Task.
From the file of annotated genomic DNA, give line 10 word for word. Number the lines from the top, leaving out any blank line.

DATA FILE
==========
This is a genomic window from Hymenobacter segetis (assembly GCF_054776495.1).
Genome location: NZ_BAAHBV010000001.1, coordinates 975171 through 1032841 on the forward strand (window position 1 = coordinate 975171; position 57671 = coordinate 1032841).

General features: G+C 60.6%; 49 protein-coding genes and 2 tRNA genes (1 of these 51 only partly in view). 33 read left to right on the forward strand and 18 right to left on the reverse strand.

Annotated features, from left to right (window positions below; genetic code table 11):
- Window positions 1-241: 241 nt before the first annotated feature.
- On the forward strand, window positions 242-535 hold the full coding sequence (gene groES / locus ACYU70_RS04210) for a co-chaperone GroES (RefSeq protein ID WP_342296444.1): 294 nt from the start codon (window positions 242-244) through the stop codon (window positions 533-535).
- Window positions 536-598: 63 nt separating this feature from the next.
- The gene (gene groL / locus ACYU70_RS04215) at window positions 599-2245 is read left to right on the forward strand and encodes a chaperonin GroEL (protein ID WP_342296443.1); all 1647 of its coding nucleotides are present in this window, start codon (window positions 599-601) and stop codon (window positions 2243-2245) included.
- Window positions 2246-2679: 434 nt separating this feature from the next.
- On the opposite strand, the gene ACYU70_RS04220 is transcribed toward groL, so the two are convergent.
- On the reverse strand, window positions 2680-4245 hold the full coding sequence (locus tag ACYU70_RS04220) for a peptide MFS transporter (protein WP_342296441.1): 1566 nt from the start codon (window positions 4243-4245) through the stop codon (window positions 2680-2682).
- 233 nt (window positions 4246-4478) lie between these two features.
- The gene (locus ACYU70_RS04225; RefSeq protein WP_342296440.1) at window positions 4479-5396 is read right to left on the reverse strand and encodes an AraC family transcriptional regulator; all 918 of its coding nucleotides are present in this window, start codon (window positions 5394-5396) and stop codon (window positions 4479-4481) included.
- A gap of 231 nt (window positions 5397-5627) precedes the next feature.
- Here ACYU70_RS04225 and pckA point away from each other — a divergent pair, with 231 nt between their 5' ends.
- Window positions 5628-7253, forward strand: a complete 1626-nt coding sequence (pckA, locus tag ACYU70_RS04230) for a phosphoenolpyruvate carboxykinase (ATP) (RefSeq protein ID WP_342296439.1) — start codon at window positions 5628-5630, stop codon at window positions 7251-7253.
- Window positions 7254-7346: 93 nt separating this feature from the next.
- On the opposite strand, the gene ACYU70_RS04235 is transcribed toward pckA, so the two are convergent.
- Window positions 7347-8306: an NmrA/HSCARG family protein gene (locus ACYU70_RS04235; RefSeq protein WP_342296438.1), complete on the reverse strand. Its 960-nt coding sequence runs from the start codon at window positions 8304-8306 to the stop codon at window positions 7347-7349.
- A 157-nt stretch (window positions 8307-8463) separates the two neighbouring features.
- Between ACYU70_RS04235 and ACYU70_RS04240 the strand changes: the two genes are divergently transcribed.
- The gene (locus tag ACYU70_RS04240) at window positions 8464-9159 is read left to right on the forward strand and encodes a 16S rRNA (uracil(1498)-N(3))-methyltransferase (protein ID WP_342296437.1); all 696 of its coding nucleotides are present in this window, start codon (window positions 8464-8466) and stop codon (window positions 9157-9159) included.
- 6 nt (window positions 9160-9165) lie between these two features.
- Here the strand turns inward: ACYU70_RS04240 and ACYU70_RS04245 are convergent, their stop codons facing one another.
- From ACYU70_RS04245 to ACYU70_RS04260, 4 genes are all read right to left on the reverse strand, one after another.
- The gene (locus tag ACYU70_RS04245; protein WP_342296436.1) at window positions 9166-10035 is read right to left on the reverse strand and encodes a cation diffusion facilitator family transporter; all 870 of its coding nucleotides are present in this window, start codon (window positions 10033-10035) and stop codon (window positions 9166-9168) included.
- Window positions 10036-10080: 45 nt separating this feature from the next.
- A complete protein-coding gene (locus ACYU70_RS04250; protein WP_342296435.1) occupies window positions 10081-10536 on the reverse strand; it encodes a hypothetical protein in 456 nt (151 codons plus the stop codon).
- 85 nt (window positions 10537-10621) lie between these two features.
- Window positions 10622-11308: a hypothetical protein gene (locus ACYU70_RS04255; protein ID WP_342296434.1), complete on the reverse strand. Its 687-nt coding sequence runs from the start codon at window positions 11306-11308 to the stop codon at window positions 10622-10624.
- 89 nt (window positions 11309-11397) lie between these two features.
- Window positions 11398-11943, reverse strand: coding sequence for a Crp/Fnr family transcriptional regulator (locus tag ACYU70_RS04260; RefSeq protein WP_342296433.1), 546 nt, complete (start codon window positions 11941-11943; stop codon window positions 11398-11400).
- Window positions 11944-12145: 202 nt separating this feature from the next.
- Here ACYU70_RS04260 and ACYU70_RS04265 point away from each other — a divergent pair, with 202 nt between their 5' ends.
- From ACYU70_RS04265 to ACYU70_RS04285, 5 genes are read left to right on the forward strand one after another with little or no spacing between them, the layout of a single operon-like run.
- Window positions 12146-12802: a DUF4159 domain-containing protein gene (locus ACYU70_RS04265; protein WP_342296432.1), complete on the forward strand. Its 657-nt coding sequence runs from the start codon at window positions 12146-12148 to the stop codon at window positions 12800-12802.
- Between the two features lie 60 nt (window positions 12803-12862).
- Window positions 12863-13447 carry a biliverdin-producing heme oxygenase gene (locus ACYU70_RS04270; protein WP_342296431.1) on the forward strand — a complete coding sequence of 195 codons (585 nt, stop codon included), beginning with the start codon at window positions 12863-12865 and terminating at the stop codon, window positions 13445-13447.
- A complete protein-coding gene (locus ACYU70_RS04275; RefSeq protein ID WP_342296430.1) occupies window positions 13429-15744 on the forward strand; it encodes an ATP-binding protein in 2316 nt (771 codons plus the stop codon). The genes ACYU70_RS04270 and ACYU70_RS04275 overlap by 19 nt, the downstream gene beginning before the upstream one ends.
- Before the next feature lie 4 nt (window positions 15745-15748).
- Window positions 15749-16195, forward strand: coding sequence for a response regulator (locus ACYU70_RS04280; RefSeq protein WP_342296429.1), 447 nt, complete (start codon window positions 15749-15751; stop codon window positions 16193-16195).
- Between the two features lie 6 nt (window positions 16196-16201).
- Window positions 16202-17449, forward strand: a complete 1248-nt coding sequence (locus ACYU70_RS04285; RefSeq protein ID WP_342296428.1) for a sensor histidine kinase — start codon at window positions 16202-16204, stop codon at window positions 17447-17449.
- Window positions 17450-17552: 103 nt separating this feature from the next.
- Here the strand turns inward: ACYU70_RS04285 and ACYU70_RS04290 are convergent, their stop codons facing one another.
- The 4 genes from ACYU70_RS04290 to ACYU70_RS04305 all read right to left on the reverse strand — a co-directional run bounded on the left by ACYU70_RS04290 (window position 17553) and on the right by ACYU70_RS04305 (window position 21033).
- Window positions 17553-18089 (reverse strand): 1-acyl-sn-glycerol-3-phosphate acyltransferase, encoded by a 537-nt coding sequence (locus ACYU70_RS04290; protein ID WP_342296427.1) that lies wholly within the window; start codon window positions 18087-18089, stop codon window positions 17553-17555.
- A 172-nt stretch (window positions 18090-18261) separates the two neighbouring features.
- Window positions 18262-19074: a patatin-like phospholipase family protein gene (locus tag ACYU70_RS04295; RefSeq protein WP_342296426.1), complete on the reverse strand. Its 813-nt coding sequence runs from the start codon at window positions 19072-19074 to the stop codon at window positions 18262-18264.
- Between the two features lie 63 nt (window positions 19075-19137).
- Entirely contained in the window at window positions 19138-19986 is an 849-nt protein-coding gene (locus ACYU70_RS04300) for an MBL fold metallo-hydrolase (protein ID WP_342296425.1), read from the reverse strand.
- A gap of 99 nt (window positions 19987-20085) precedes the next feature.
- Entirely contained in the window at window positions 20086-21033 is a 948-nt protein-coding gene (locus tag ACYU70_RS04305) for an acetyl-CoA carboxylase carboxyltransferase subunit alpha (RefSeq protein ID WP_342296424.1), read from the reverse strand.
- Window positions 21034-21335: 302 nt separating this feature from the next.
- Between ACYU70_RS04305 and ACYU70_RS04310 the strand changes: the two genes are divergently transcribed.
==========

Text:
- On the opposite strand, the gene ACYU70_RS04220 is transcribed toward groL, so the two are convergent.